The drivers are asking for a tripartite meeting with the Labor Ministry mediating between the unions and management.
In anticipation of the strike, the Public Transport Directorate announced that it had a “special contingency plan, which brought this situation under control as rapidly as possible, with the objective of having the least impact on users of the system.” Part of the plan was the dispatch of Carabineros, the national police, to terminals to “normalize” service. By midday, bus service had been reestablished.
Honduran doctors end 10-day strike over supplies, salaries
A strike of over 700 doctors from public hospitals and health centers in the Honduran capital Tegucigalpa that began on October 7 was ended on the 17th with the signing of an agreement between the Medical College of Honduras (CMH) and the government. In a general assembly, CMH members voted to suspend the strike and established October 31 as the deadline for the government to fulfill its promises.
The doctors walked out to demand the provision of supplies and medications, as well as the payment of overdue salaries to over one hundred doctors. Though consultations and elective surgeries were canceled, emergency services continued throughout. On October 14, the Labor Ministry (MT) declared the strike illegal and threatened suspensions and firings. Nonetheless, the strike continued, along with negotiations.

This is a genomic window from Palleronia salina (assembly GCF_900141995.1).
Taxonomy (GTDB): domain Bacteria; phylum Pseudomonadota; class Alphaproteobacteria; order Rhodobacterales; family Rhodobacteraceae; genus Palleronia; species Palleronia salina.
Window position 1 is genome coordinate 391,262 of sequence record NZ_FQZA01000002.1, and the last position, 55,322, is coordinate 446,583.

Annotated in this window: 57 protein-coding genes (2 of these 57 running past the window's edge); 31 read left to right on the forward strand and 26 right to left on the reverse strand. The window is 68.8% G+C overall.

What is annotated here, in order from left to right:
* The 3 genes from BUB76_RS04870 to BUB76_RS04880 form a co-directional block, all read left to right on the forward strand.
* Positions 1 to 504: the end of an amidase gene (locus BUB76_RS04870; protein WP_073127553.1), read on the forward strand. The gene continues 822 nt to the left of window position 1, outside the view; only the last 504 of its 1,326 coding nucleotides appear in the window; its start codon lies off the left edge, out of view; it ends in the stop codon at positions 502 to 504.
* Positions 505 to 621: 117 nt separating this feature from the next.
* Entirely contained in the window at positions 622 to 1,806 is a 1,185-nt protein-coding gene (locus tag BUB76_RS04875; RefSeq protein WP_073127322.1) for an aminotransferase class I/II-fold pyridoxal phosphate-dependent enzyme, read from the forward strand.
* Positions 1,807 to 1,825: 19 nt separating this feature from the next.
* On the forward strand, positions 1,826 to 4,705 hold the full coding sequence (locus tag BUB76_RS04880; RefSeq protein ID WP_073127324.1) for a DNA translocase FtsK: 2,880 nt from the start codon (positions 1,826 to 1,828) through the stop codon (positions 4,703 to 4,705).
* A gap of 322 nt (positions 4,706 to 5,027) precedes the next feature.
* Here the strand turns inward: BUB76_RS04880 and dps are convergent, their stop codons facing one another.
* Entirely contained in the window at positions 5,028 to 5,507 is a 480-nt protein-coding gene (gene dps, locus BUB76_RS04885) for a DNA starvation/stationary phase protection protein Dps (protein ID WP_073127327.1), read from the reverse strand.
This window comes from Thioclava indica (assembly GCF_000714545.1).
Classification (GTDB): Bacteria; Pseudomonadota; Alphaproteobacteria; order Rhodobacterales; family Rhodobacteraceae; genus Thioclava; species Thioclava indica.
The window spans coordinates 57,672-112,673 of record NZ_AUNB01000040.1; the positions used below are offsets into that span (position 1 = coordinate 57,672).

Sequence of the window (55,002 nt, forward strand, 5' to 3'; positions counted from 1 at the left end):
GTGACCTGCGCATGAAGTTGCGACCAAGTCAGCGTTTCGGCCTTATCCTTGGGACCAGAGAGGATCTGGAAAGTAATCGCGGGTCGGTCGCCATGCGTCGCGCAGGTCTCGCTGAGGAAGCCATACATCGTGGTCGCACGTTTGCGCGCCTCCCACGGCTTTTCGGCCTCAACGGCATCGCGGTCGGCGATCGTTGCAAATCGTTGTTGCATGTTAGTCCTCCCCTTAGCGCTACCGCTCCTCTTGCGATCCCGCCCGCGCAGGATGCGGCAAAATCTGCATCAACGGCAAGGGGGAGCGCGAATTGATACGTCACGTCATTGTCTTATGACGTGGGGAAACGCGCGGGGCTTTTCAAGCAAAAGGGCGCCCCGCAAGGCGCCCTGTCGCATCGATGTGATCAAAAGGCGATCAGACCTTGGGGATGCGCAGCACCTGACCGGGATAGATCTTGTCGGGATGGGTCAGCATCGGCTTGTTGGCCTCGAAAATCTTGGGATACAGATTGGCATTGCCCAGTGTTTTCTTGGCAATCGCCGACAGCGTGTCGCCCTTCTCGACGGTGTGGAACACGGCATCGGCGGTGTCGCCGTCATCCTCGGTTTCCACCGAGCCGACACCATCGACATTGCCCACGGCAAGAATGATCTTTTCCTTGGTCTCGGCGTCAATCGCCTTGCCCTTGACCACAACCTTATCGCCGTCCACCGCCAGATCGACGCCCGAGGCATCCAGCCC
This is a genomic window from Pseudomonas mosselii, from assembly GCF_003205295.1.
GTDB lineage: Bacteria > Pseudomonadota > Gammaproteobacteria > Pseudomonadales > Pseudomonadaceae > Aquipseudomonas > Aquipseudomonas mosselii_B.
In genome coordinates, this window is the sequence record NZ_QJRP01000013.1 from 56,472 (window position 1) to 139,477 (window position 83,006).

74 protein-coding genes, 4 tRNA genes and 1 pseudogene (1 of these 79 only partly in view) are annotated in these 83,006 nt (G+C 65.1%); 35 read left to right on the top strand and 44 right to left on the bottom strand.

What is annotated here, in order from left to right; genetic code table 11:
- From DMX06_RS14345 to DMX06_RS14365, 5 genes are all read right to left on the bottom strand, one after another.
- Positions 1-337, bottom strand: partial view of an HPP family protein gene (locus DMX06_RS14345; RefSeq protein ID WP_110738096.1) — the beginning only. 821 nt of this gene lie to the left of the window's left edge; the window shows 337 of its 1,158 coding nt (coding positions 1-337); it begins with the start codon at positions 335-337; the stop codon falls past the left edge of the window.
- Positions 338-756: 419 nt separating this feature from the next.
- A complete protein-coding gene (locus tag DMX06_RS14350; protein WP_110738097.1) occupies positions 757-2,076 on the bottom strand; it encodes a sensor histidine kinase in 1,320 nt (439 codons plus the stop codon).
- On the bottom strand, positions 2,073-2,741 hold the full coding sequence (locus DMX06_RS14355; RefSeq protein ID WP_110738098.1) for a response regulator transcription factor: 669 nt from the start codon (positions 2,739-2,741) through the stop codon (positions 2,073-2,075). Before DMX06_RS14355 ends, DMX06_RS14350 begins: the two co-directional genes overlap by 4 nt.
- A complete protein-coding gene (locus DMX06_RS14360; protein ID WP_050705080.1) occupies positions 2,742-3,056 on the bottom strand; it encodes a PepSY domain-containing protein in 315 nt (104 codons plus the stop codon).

In addition to its promises to pay the salaries and provide the needed supplies and medicines, the MT says it will not carry out reprisals against the doctors. The CMH will hold a meeting before the 31st to determine if the government has carried out the promises, and decide on further actions if it has not.
Mexican water workers’ strike delayed by judicial ruling
A strike by workers at the Potable Water and Sewerage Directorate (DAPAS) in the Mexican state of San Luis Potosí was delayed due to the granting of an extension by a court ruling. The 5th District Court ruled on October 17 that the DAPAS Workers Union had not followed correct procedures, failing to call an assembly to determine if two-thirds of the members were in favor of the walkout. The court decision, which superseded a previous State Conciliation and Arbitration Board ruling, decreed an extension of 15 days before the union may call a strike.
During a recent tour of the state by the governor, a group of DAPAS workers handed him a copy of the strike call and denounced the harassment and asked the governor’s intervention to “avoid a more serious conflict,” reported El Sol de San Luis.
The report added: “There exists no confrontation between the union and the water operator,” but that workers complained of “acts of pressure that the DAPAS director carries out against the workers, for which they ask that he be terminated and respect be granted for all unionized workers.”
Even if the workers strike, they are hamstrung by the law, which forbids them from interfering with the flow of water to the population, and requires them to man three shifts a day. Nevertheless, the union has said that if DAPAS does not rectify the problems during the extension period, the strike will go ahead.
The United States
Longshoremens’ union ends Port of Baltimore strike
A three-day strike by longshoremen at the Port of Baltimore was ended October 18 after a mediator ordered an end to the work stoppage and the leadership of the International Longshoremen’s Association (ILA) complied. The strike by members of ILA Local 333 brought the transfer of cargo in and out of one of the nation’s largest ports to a grinding halt.